Floyd Abrams on Super PACs and the Legacy of Citizens United

Wednesday, January 18, 2012

Republican presidential candidate, former Speaker of the House Newt Gingrich reaches to shake hands during a campaign stop at the Cathedral of Praise on January 15, 2012 in Charleston, South Carolina. Newt Gingrich reaches to shake hands during a campaign stop in Charleston, South Carolina. (Mark Wilson/Getty)

Nearly two years ago, a bitterly divided Supreme Court ruled that the American government could not ban political spending by corporations and labor unions during electoral campaigns. The case, Citizens United v. Federal Election Commission, overruled important precedents about the First Amendment rights of corporations and dramatically altered the way campaigns are conducted. 

One major outcome of the decision is the prevalence of Super PACs. Floyd Abrams is a First Amendment lawyer who represented Senator Mitch McConnell (R-KY) in Citizens United v. Federal Election Commission. He joins the program to discuss the legacy of the ruling and the impact of Super PACs on this primary season.

Guests:

Floyd Abrams

Produced by:

Marc Kilstein

Comments [3]

Charles

John, your interview with Floyd Abrams was so fast and breezy, you never really got past the elementary topic of supposedly false campaign advertising.

The Citizens United case wasn't really about false campaign claims, which predate all of modern campaign finance law. Citizens United doesn't have anything to do with false claims which, as Abrams noted, have been going on as long as we've been a nation. Rather, Citizens United addressed the legal distinctions between outside groups' spending on electioneering, away from the narrow constraints of campaign donations to candidates. Citizens United was about the government choosing to shut down some groups' (corporations and unions, as well as other associations) as well as some individuals' speech. You never got there.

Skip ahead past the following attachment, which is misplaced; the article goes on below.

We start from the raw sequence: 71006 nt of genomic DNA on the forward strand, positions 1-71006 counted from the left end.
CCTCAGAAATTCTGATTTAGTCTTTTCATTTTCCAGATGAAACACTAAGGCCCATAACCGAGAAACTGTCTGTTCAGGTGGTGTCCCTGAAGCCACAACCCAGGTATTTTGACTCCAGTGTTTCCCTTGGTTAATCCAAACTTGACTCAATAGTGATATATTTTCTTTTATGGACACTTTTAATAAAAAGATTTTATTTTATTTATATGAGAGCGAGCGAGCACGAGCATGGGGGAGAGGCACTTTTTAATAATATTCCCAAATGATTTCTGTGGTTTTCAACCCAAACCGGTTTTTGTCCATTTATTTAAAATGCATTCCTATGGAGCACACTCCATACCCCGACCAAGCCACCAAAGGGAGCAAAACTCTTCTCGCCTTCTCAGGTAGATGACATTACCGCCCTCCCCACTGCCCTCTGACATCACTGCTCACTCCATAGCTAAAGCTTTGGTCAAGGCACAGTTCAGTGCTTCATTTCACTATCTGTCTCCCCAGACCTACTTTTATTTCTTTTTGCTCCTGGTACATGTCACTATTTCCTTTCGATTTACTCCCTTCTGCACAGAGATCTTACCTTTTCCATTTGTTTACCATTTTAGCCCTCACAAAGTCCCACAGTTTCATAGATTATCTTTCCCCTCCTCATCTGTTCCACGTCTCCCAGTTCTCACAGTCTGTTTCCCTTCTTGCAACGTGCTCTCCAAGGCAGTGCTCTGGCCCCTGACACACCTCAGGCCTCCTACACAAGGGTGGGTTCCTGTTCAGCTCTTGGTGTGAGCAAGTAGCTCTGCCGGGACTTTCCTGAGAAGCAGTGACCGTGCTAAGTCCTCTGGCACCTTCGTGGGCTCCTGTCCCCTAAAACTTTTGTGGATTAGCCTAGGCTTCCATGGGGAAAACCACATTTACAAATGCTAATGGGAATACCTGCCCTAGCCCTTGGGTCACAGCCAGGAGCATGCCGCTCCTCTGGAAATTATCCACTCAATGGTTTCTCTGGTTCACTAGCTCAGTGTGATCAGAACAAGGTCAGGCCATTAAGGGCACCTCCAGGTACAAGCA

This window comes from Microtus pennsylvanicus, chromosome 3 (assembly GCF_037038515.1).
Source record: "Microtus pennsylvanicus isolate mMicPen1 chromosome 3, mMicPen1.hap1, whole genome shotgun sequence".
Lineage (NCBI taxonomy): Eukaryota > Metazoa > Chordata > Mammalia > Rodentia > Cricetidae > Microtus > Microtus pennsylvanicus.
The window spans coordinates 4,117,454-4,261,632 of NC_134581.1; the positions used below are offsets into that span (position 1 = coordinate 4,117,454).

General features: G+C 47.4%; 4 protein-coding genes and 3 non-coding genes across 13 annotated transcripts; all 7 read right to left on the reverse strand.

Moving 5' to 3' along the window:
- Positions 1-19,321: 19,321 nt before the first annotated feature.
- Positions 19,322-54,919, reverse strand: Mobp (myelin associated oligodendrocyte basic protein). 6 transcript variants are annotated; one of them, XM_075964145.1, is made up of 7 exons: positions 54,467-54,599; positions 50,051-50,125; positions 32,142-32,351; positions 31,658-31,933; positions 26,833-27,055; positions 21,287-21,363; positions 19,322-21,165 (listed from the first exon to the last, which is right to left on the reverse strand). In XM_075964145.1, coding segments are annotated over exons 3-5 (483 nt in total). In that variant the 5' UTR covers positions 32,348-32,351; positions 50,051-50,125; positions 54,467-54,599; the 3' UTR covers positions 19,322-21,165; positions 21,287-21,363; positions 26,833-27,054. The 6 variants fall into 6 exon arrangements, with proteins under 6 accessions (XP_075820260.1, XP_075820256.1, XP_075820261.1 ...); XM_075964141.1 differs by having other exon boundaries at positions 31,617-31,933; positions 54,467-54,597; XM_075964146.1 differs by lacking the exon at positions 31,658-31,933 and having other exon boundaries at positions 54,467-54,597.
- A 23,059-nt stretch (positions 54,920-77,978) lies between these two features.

So once again, when the chance to have a serious discussion of Citizens United v. FEC comes up, The Takeaway punts. It was a nice idea to speak with Floyd Abrams, who is the preeminent First Amendment litigator of the past 40 years. But because of your own agenda -- wishing to score points against Republicans using old historical examples from past campaigns -- you never allowed Abrams to speak to why Citizens United was a good and a reasonable decision.

You guys really need to figure out how to run this program because right now, you are in the position of combining the inaccurate superficiality of commercial radio, with the determined left wing bias of public radio. The worst of both worlds.

Jan. 18 2012 09:13 AM
Paul from Westport, MA

We all know of communists, fascists, Marxists, capitalists... Now we are in the age of the Corporatists (Romney, for one). Corporations live hundreds of years (unlike people) and amass power over those hundreds of years, working their way into the fabric of our government and our lives (Citi is 200 years old). Our nations corporations have now emerged from their infancy. They are ready to turn the screws, and when they do, they will turn them TIGHT. Justice Holms foresaw this and spoke out against the personhood of corporations 100 years ago, when they were still in their infancy.

Jan. 18 2012 08:41 AM
Jonathan Timm

It was disappointing of you to interview Abrams -- who is in large part responsible for Citizens United's win -- without balancing his viewpoint with an opposing one, or giving him some tougher questions, at the least. There's a vast amount of legal scholars and Americans who strongly oppose the case's effect on our politics (Lawrence Lessig, the entire Occupy Wall Street movement, etc). And on the topic of being "factual," Abrams said that "the government doesn't go to court over Wikileaks," which is untrue. The Obama administration has relentlessly attacked Wikileaks, their alleged source, Bradley Manning, and other whistle blowers. (http://globalresearch.ca/index.php?context=va&aid=22197 one link of many)

Jan. 18 2012 08:41 AM

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